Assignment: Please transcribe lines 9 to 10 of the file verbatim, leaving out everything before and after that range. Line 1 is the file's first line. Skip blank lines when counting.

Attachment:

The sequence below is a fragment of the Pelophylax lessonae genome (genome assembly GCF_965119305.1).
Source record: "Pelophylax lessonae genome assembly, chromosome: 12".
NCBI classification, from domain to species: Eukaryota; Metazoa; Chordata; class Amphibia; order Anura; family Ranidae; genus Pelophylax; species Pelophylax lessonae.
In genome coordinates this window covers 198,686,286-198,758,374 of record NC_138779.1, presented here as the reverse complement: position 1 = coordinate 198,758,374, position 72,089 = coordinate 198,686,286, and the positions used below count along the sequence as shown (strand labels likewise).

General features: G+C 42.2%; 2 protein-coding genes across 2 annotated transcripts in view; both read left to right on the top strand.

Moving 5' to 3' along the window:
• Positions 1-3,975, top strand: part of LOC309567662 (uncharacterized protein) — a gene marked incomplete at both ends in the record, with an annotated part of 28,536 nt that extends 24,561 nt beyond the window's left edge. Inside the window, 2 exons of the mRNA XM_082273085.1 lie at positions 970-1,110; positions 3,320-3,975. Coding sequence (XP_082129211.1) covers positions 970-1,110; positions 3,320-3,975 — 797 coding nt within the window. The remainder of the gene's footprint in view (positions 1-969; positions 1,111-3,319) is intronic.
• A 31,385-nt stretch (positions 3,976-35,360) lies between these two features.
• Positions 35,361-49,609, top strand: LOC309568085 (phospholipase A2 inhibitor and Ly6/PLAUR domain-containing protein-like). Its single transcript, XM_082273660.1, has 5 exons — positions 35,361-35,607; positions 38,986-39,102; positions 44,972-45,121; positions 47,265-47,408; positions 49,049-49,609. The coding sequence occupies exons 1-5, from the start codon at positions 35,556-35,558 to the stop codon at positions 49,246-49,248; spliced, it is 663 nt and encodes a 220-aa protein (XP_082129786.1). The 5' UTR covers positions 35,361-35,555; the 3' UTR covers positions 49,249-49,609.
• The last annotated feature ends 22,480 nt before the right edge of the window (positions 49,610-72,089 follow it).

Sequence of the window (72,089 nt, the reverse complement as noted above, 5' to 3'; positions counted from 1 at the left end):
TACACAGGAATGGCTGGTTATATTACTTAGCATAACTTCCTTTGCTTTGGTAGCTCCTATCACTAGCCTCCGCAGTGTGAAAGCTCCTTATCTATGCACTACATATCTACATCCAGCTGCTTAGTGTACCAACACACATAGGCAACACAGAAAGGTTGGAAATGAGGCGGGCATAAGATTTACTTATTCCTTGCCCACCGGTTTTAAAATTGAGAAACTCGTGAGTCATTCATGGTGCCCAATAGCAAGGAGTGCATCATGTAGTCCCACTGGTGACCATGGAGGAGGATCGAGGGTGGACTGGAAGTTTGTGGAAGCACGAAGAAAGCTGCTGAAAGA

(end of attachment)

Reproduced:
• Positions 35,361-49,609, top strand: LOC309568085 (phospholipase A2 inhibitor and Ly6/PLAUR domain-containing protein-like). Its single transcript, XM_082273660.1, has 5 exons — positions 35,361-35,607; positions 38,986-39,102; positions 44,972-45,121; positions 47,265-47,408; positions 49,049-49,609. The coding sequence occupies exons 1-5, from the start codon at positions 35,556-35,558 to the stop codon at positions 49,246-49,248; spliced, it is 663 nt and encodes a 220-aa protein (XP_082129786.1). The 5' UTR covers positions 35,361-35,555; the 3' UTR covers positions 49,249-49,609.
• The last annotated feature ends 22,480 nt before the right edge of the window (positions 49,610-72,089 follow it).